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Motto


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Motto



The motto was originally a war cry or slogan. Mottoes first began to be shown with arms in the 14th and 15th centuries, but were not in general use until the 17th century. Thus the oldest coats of arms generally do not include a motto. Mottoes seldom form part of the grant of arms: Under most heraldic authorities, a motto is an optional component of the coat of arms, and can be added to or changed at will; many families have chosen not to display a motto.

Motto: Patriae infelici fidelis
Motto Translation: Faithful to an unhappy country.


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Stoppard Family Crest Products


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Stoppard Family Crest Products




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See Also


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See Also




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Citations


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Citations



  1. ^ Lewis, Samuel, A Topographical Dictionary of England. Institute of Historical Research, 1848, Print.

Other References

  1. Elster, Robert J. International Who's Who. London: Europa/Routledge. Print.
  2. Crispin, M. Jackson and Leonce Mary. Falaise Roll Recording Prominent Companions of William Duke of Normandy at the Conquest of England. Baltimore: Genealogical Publishing. Print.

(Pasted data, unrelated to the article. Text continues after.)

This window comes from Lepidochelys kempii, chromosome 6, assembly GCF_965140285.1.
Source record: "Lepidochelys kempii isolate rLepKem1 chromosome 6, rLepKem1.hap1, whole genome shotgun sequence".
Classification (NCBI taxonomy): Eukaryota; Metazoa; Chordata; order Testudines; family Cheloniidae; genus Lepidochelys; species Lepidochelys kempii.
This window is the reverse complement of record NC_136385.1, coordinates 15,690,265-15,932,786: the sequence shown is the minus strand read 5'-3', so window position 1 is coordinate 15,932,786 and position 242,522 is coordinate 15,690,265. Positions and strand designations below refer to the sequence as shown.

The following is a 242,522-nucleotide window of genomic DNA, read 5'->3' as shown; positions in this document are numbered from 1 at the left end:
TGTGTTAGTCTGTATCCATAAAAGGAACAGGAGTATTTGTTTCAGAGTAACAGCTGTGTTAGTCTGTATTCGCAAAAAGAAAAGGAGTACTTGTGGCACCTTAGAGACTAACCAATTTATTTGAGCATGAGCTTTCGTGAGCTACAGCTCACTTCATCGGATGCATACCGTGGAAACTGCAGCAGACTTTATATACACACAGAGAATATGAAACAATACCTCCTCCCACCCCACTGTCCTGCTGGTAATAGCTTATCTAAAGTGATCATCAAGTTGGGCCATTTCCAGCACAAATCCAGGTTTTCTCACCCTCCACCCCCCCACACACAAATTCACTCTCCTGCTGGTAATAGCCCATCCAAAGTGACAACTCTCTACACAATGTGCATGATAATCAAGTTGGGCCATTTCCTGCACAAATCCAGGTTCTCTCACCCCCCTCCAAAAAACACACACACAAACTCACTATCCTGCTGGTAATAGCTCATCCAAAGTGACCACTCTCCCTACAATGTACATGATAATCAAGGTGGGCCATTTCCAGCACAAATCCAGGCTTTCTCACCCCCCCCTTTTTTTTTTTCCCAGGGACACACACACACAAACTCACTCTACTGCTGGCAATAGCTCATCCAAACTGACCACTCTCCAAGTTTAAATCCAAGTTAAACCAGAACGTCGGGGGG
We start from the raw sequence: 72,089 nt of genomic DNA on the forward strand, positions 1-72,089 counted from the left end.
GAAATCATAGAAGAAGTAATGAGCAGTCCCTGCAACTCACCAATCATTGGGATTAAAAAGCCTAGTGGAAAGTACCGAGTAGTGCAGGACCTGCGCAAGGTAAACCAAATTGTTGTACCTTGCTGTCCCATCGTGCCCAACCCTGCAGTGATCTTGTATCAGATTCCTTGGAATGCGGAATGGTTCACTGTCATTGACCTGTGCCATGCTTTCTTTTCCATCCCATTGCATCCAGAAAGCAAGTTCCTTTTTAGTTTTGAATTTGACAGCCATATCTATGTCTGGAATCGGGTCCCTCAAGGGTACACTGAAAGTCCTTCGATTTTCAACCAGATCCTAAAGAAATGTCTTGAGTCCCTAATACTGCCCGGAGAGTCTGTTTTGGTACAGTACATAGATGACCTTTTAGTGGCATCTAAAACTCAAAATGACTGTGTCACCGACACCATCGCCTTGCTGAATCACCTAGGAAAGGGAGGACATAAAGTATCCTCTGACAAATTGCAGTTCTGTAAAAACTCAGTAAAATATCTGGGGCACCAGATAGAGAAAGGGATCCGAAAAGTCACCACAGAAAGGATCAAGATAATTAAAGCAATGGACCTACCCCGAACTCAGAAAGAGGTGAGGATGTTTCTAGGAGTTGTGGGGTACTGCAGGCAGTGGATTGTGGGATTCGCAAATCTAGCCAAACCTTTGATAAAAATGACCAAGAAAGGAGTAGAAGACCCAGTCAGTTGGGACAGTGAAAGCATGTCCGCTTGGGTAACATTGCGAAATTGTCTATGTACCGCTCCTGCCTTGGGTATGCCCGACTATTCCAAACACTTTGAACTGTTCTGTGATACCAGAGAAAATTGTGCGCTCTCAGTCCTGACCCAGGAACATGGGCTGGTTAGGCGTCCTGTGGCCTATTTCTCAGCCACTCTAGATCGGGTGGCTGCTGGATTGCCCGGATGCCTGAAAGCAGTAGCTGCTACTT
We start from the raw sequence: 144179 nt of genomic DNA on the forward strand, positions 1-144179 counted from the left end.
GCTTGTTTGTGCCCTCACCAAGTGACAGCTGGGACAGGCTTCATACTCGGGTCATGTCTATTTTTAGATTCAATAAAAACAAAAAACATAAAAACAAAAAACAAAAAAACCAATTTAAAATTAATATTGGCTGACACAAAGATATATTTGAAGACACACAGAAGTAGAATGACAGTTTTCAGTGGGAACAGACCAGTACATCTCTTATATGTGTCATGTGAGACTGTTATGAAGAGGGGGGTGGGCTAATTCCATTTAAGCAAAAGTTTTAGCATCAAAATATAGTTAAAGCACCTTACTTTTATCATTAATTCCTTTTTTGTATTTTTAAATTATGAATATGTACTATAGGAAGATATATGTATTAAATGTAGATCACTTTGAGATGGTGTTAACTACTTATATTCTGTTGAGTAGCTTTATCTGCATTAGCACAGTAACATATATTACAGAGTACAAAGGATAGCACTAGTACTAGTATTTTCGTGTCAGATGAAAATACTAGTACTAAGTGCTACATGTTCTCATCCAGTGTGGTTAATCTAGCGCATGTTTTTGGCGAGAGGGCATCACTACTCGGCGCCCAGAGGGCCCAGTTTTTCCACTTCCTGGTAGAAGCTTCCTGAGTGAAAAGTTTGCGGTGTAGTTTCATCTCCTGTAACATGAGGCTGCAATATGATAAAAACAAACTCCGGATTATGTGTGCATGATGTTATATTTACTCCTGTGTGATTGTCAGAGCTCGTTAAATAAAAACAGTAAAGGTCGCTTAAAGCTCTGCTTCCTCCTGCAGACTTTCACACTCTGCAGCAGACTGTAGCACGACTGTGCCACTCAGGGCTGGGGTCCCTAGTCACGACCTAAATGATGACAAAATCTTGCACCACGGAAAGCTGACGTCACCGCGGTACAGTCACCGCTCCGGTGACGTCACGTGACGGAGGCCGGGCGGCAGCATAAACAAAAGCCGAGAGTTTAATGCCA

3. Burke, John Bernard Ed. The Roll of Battle Abbey. Baltimore: Genealogical Publishing. Print.
  4. Markale, J. Celtic Civilization. London: Gordon & Cremonesi, 1976. Print.
  5. Bowman, George Ernest. The Mayflower Reader A Selection of Articales from The Mayflower Descendent. Baltimore: Genealogical Publishing. Print.
  6. Colletta, John P. They Came In Ships. Salt Lake City: Ancestry, 1993. Print.
  7. Zieber, Eugene. Heraldry in America. Philadelphia: Genealogical Publishing Co. Print.
  8. Holt, J.C. Ed. Domesday Studies. Woodbridge: Boydell, 1987. Print. (ISBN 0-85115-477-8).
  9. Dunkling, Leslie. Dictionary of Surnames. Toronto: Collins, 1998. Print. (ISBN 0004720598).
  10. Bullock, L.G. Historical Map of England and Wales. Edinburgh: Bartholomew and Son, 1971. Print.
  11. ...

The Stoppard Family Crest was acquired from the Houseofnames.com archives. The Stoppard Family Crest was drawn according to heraldic standards based on published blazons. We generally include the oldest published family crest once associated with each surname.

This page was last modified on 17 February 2016 at 08:59.